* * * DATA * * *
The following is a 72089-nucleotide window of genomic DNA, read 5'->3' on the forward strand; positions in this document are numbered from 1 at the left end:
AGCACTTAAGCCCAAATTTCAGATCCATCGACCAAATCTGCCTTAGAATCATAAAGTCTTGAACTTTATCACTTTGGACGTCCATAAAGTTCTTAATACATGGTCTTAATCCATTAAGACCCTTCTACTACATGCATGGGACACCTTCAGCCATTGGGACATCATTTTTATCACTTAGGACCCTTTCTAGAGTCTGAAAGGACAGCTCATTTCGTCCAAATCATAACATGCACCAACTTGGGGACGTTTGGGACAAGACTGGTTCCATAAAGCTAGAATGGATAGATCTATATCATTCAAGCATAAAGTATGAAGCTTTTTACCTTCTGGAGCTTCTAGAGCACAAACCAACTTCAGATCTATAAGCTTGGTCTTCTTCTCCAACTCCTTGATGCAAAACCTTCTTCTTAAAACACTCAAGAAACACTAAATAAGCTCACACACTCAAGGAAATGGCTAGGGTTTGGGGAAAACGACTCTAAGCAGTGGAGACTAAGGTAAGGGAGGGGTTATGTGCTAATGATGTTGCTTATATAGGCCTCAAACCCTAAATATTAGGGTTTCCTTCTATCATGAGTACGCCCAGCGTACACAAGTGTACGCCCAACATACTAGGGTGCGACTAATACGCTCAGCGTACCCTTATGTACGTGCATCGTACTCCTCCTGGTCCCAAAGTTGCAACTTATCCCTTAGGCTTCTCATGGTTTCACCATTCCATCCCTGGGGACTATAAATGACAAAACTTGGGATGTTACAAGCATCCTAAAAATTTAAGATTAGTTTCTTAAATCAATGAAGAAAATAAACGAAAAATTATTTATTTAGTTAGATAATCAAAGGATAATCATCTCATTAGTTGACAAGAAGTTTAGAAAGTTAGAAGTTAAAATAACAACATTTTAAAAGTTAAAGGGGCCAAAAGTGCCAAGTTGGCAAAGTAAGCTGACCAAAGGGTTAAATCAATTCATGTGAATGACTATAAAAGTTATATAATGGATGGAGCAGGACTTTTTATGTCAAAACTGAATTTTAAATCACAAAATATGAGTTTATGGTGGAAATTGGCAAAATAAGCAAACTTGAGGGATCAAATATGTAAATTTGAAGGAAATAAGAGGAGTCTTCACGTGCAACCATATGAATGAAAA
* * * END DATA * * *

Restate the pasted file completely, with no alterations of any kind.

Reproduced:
The following is a 72089-nucleotide window of genomic DNA, read 5'->3' on the forward strand; positions in this document are numbered from 1 at the left end:
AGCACTTAAGCCCAAATTTCAGATCCATCGACCAAATCTGCCTTAGAATCATAAAGTCTTGAACTTTATCACTTTGGACGTCCATAAAGTTCTTAATACATGGTCTTAATCCATTAAGACCCTTCTACTACATGCATGGGACACCTTCAGCCATTGGGACATCATTTTTATCACTTAGGACCCTTTCTAGAGTCTGAAAGGACAGCTCATTTCGTCCAAATCATAACATGCACCAACTTGGGGACGTTTGGGACAAGACTGGTTCCATAAAGCTAGAATGGATAGATCTATATCATTCAAGCATAAAGTATGAAGCTTTTTACCTTCTGGAGCTTCTAGAGCACAAACCAACTTCAGATCTATAAGCTTGGTCTTCTTCTCCAACTCCTTGATGCAAAACCTTCTTCTTAAAACACTCAAGAAACACTAAATAAGCTCACACACTCAAGGAAATGGCTAGGGTTTGGGGAAAACGACTCTAAGCAGTGGAGACTAAGGTAAGGGAGGGGTTATGTGCTAATGATGTTGCTTATATAGGCCTCAAACCCTAAATATTAGGGTTTCCTTCTATCATGAGTACGCCCAGCGTACACAAGTGTACGCCCAACATACTAGGGTGCGACTAATACGCTCAGCGTACCCTTATGTACGTGCATCGTACTCCTCCTGGTCCCAAAGTTGCAACTTATCCCTTAGGCTTCTCATGGTTTCACCATTCCATCCCTGGGGACTATAAATGACAAAACTTGGGATGTTACAAGCATCCTAAAAATTTAAGATTAGTTTCTTAAATCAATGAAGAAAATAAACGAAAAATTATTTATTTAGTTAGATAATCAAAGGATAATCATCTCATTAGTTGACAAGAAGTTTAGAAAGTTAGAAGTTAAAATAACAACATTTTAAAAGTTAAAGGGGCCAAAAGTGCCAAGTTGGCAAAGTAAGCTGACCAAAGGGTTAAATCAATTCATGTGAATGACTATAAAAGTTATATAATGGATGGAGCAGGACTTTTTATGTCAAAACTGAATTTTAAATCACAAAATATGAGTTTATGGTGGAAATTGGCAAAATAAGCAAACTTGAGGGATCAAATATGTAAATTTGAAGGAAATAAGAGGAGTCTTCACGTGCAACCATATGAATGAAAA